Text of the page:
So I admire him. He’s honest. He’s refreshing. Do I agree with everything? No, but . . . I’m anxious to see him in action.
In his letter to Cardinal Dolan in April, Ryan wrote:

The vast network of centralized bureaucracies under a government that grows without limits has reached the point where an increasing majority of citizens are now receiving more in government payments than they provide in revenues. We believe human dignity is undermined when citizens become passive clients living on redistributions from government bureaucracies. Twenty years ago Blessed Pope John Paul the Great identified these problems as the “Social Assistance State” in his encyclical Centesimus Annus: “By intervening directly and depriving society of its responsibility, the Social Assistance State leads to a loss of human energies and an inordinate increase of public agencies, which are dominated more by bureaucratic ways of thinking than by concern for serving their clients, and which are accompanied by an enormous increase in spending.” . . . What he warned against as a threat to human dignity is now being realized in America.
On his radio show this week, Cardinal Dolan affirmed that the social-assistance state is “not the end-all, be-all. And it shouldn’t become an end in itself, and sometimes, it can become strangling.”
Cardinal Dolan credited Ryan with considering subsidiarity and solidarity, two principles of Catholic social teaching, in his approach to public policy. “It’s a both-and, not an either-or,” consideration, the cardinal said, “as most things in Catholic chemistry are.”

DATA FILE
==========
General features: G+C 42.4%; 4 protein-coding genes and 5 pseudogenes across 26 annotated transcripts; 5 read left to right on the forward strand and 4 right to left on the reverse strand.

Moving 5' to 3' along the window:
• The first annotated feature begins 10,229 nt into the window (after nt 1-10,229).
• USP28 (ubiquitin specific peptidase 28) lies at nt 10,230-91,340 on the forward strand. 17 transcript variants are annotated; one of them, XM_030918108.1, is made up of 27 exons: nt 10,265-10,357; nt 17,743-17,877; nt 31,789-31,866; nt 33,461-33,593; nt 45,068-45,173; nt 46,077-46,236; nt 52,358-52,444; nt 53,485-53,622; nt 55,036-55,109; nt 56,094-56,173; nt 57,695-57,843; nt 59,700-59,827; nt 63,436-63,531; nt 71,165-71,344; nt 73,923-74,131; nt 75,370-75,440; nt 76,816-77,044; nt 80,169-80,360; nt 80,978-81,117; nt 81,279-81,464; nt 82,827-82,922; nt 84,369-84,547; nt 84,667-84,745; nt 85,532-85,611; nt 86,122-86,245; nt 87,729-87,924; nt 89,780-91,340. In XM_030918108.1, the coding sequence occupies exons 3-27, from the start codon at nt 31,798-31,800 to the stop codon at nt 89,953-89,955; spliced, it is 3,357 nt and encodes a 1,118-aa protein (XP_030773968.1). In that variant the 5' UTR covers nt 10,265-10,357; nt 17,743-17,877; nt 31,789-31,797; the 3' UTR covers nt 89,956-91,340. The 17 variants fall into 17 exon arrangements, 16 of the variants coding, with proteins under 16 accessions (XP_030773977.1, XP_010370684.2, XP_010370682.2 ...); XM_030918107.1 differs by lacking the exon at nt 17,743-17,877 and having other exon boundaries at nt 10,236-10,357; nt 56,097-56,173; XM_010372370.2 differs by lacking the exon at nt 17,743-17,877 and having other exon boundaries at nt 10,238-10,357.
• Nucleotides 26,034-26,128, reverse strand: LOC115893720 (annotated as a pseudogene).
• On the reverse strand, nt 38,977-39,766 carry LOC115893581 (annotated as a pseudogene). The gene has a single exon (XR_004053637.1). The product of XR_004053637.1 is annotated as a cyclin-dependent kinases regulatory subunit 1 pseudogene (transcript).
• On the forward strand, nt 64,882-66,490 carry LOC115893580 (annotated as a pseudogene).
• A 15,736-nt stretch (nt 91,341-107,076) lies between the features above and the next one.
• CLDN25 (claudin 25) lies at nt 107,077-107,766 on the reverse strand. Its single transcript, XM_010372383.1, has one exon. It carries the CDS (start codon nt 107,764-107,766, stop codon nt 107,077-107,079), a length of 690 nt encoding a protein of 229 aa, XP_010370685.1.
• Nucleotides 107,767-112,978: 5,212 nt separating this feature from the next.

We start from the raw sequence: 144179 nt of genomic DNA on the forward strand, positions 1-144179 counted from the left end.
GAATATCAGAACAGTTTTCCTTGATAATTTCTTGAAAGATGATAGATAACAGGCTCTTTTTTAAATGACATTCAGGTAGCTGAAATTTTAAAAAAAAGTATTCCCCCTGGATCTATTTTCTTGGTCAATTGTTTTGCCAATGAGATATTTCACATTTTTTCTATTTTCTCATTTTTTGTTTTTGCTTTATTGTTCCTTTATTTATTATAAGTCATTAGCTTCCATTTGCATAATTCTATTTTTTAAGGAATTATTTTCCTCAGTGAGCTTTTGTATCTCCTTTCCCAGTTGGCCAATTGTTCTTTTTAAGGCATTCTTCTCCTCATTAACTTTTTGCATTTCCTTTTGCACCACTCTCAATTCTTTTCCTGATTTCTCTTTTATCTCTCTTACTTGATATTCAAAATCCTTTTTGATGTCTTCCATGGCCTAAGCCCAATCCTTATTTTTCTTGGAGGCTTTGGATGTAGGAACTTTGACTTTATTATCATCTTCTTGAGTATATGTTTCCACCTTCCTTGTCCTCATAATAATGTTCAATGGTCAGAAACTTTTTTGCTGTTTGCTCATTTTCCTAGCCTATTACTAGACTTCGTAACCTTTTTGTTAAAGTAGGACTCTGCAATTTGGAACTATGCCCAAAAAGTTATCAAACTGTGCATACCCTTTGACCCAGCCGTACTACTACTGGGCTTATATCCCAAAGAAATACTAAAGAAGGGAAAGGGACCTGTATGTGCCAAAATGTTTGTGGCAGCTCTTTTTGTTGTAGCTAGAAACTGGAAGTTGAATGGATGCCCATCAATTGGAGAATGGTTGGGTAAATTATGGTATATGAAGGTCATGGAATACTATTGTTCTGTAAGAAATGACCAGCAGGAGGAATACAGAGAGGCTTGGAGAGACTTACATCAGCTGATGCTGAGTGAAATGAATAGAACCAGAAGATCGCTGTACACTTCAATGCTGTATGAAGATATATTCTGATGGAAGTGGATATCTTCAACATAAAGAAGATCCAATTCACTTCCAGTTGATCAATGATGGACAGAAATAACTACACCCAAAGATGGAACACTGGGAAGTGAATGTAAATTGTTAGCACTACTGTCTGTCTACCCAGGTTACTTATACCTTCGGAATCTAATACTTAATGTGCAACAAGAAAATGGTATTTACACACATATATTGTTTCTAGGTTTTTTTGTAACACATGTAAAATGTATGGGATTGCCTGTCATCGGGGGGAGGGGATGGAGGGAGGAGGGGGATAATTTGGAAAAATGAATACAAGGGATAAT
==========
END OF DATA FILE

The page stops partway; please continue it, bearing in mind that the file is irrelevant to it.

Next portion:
Modeling how one would walk through the principles in making policy, the cardinal said:

The subsidiarity would seem to say, “Hey, we need to work at the local level: families, neighborhood, churches, volunteer associations. The closer we can get to the folks, and the more we can avoid ‘Big Brother’ government, the better off we are.” That’s subsidiarity, and that’s always been a classic part of Catholic social justice. . . . Solidarity, though, also balances it out to say, “By the way, a civil, virtuous society is going to come together to take care of those most in need.” Now, somewhere between the two — which is another great classic of Catholic social justice — usually in the middle stands virtue.